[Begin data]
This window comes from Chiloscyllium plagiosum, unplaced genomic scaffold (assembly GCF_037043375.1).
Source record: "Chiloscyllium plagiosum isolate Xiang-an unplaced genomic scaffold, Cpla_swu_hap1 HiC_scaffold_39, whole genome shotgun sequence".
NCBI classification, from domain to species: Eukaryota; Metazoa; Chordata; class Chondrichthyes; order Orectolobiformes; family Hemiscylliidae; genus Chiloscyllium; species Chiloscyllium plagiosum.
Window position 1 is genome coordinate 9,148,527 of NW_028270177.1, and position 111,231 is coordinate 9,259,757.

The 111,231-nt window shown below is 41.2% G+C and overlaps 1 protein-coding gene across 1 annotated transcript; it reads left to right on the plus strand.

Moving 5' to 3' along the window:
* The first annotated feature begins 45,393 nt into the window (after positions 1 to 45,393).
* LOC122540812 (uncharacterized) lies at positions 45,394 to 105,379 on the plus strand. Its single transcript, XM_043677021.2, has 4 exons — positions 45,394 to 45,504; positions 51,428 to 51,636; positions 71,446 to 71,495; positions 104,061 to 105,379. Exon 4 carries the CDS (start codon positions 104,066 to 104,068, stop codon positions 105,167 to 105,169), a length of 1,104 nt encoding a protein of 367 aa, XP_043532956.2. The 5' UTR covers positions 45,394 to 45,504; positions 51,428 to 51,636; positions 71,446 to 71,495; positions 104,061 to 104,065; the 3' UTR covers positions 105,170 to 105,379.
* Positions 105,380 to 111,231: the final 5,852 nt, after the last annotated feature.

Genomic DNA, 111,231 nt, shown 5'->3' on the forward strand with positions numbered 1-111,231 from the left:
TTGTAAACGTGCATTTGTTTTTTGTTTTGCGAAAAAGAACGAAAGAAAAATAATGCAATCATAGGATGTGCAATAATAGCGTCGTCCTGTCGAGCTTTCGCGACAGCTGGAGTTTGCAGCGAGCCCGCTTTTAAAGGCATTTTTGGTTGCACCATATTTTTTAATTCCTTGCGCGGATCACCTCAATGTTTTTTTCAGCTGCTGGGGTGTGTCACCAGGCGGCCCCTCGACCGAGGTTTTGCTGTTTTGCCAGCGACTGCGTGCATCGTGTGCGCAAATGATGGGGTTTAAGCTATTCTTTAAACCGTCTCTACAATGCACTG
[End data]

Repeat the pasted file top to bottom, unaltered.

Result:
This window comes from Chiloscyllium plagiosum, unplaced genomic scaffold (assembly GCF_037043375.1).
Source record: "Chiloscyllium plagiosum isolate Xiang-an unplaced genomic scaffold, Cpla_swu_hap1 HiC_scaffold_39, whole genome shotgun sequence".
NCBI classification, from domain to species: Eukaryota; Metazoa; Chordata; class Chondrichthyes; order Orectolobiformes; family Hemiscylliidae; genus Chiloscyllium; species Chiloscyllium plagiosum.
Window position 1 is genome coordinate 9,148,527 of NW_028270177.1, and position 111,231 is coordinate 9,259,757.

The 111,231-nt window shown below is 41.2% G+C and overlaps 1 protein-coding gene across 1 annotated transcript; it reads left to right on the plus strand.

Moving 5' to 3' along the window:
* The first annotated feature begins 45,393 nt into the window (after positions 1 to 45,393).
* LOC122540812 (uncharacterized) lies at positions 45,394 to 105,379 on the plus strand. Its single transcript, XM_043677021.2, has 4 exons — positions 45,394 to 45,504; positions 51,428 to 51,636; positions 71,446 to 71,495; positions 104,061 to 105,379. Exon 4 carries the CDS (start codon positions 104,066 to 104,068, stop codon positions 105,167 to 105,169), a length of 1,104 nt encoding a protein of 367 aa, XP_043532956.2. The 5' UTR covers positions 45,394 to 45,504; positions 51,428 to 51,636; positions 71,446 to 71,495; positions 104,061 to 104,065; the 3' UTR covers positions 105,170 to 105,379.
* Positions 105,380 to 111,231: the final 5,852 nt, after the last annotated feature.

Genomic DNA, 111,231 nt, shown 5'->3' on the forward strand with positions numbered 1-111,231 from the left:
TTGTAAACGTGCATTTGTTTTTTGTTTTGCGAAAAAGAACGAAAGAAAAATAATGCAATCATAGGATGTGCAATAATAGCGTCGTCCTGTCGAGCTTTCGCGACAGCTGGAGTTTGCAGCGAGCCCGCTTTTAAAGGCATTTTTGGTTGCACCATATTTTTTAATTCCTTGCGCGGATCACCTCAATGTTTTTTTCAGCTGCTGGGGTGTGTCACCAGGCGGCCCCTCGACCGAGGTTTTGCTGTTTTGCCAGCGACTGCGTGCATCGTGTGCGCAAATGATGGGGTTTAAGCTATTCTTTAAACCGTCTCTACAATGCACTG